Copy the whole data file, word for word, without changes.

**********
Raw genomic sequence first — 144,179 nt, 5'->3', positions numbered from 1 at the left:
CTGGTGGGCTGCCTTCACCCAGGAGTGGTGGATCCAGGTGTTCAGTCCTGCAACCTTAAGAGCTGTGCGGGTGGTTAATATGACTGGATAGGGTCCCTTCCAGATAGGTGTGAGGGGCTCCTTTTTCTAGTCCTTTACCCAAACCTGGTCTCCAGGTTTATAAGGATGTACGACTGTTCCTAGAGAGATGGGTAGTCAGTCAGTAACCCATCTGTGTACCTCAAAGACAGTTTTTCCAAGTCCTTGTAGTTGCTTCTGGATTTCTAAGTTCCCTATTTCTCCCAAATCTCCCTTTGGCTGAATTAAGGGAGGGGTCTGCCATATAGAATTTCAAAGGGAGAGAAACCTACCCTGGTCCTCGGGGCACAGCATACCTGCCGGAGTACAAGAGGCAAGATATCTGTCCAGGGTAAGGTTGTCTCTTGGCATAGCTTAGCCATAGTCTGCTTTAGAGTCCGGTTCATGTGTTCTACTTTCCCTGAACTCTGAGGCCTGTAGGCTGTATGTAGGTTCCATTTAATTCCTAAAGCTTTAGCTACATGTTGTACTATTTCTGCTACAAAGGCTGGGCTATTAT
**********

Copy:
Raw genomic sequence first — 144,179 nt, 5'->3', positions numbered from 1 at the left:
CTGGTGGGCTGCCTTCACCCAGGAGTGGTGGATCCAGGTGTTCAGTCCTGCAACCTTAAGAGCTGTGCGGGTGGTTAATATGACTGGATAGGGTCCCTTCCAGATAGGTGTGAGGGGCTCCTTTTTCTAGTCCTTTACCCAAACCTGGTCTCCAGGTTTATAAGGATGTACGACTGTTCCTAGAGAGATGGGTAGTCAGTCAGTAACCCATCTGTGTACCTCAAAGACAGTTTTTCCAAGTCCTTGTAGTTGCTTCTGGATTTCTAAGTTCCCTATTTCTCCCAAATCTCCCTTTGGCTGAATTAAGGGAGGGGTCTGCCATATAGAATTTCAAAGGGAGAGAAACCTACCCTGGTCCTCGGGGCACAGCATACCTGCCGGAGTACAAGAGGCAAGATATCTGTCCAGGGTAAGGTTGTCTCTTGGCATAGCTTAGCCATAGTCTGCTTTAGAGTCCGGTTCATGTGTTCTACTTTCCCTGAACTCTGAGGCCTGTAGGCTGTATGTAGGTTCCATTTAATTCCTAAAGCTTTAGCTACATGTTGTACTATTTCTGCTACAAAGGCTGGGCTATTAT